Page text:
Arlington Heights trustees may eliminate vehicle stickers and dog licenses, but first they need to plug the budget hole those cuts would create.
The village board discussed the idea Monday, but tabled the proposal because trustees weren't happy with staff suggestions to either raise the food and beverage tax or hike property taxes to make up for the $1.4 million that would be lost.
Trustees Thomas Glasgow and Jim Tinaglia suggested eliminating vehicle stickers during the village's budget talks earlier this spring, saying a lot of people don't bother to buy them and there are few repercussions.
They asked that the board discuss it before moving forward with next year's stickers.
"This essentially amounts to a voluntary tax," Glasgow said. "Any one of us could choose not to buy (one) and the chances are that you aren't going to be punished."
Vehicle licenses were established in Arlington Heights in 1939 and dog licenses in 1942, according to a village memo.
The village sells an average of 51,000 vehicle stickers every year and about 5,600 dog tags, but officials said they are still missing out on several hundred thousand dollars in revenue from people who don't comply.
Ticketing scofflaws brings in about $88,000 per year, according to the memo.
Vehicle stickers cost $30 annually in Arlington Heights and dog licenses are $12.
"We enforce largely in conjunction with things like parking tickets or accidents, where police will also check for vehicle stickers," said Village Manager Bill Dixon. "But we have not done blockades or checks on private property. It's not an active program."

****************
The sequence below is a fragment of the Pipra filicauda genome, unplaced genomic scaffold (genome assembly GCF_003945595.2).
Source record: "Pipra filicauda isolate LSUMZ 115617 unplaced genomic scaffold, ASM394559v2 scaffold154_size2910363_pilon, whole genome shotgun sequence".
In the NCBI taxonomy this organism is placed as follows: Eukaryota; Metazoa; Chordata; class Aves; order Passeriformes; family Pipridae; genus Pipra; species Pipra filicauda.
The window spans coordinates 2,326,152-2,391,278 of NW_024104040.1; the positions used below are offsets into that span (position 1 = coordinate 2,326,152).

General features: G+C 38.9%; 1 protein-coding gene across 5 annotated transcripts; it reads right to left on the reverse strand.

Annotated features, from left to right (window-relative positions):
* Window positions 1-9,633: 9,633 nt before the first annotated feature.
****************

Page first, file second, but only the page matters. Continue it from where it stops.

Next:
Some trustees said that creates a fairness issue between residents who buy the stickers and those who do not. Still others said they don't want to see too much time spent on enforcement.
"When we talk about enforcement, that's not the primary role of our officers," said Trustee John Scaletta. "I'd rather they be vigilant for things like seat belts."
Dixon said the village is allowed to perform vehicle sticker checks on commercial and multifamily lots, but cars at private homes cannot be ticketed until they enter a public street.
"I've seen those stops done in other communities and it is very effective, but also very unpopular," Dixon said.
There is no active enforcement policy for dog licenses and most dogs are now microchipped in case they get lost, officials said.
Tinaglia originally brought up the idea of imposing a motor fuel tax to make up the revenue difference, but village Finance Director Tom Kuehne said that would only bring in $250,000 a year, not enough to make up the lost revenue.
Increasing the food and beverage tax or property tax to were unpopular ideas among trustees.
"No way am I going to vote for increasing the food and beverage tax," Scaletta said. "The only way I can see this working out is if we cut $1.4 million from somewhere else in the budget."
Since vehicle sticker sales start in the fall, officials said Arlington Heights will continue with its regular vehicle and dog licensing program for this year while they continue to look at other options.
"We are clearly not ready tonight, but maybe over time we can figure something out," Tinaglia said.
Buffalo Grove, Hoffman Estates, Naperville, Schaumburg and Wheeling are among the towns that no longer require vehicle stickers.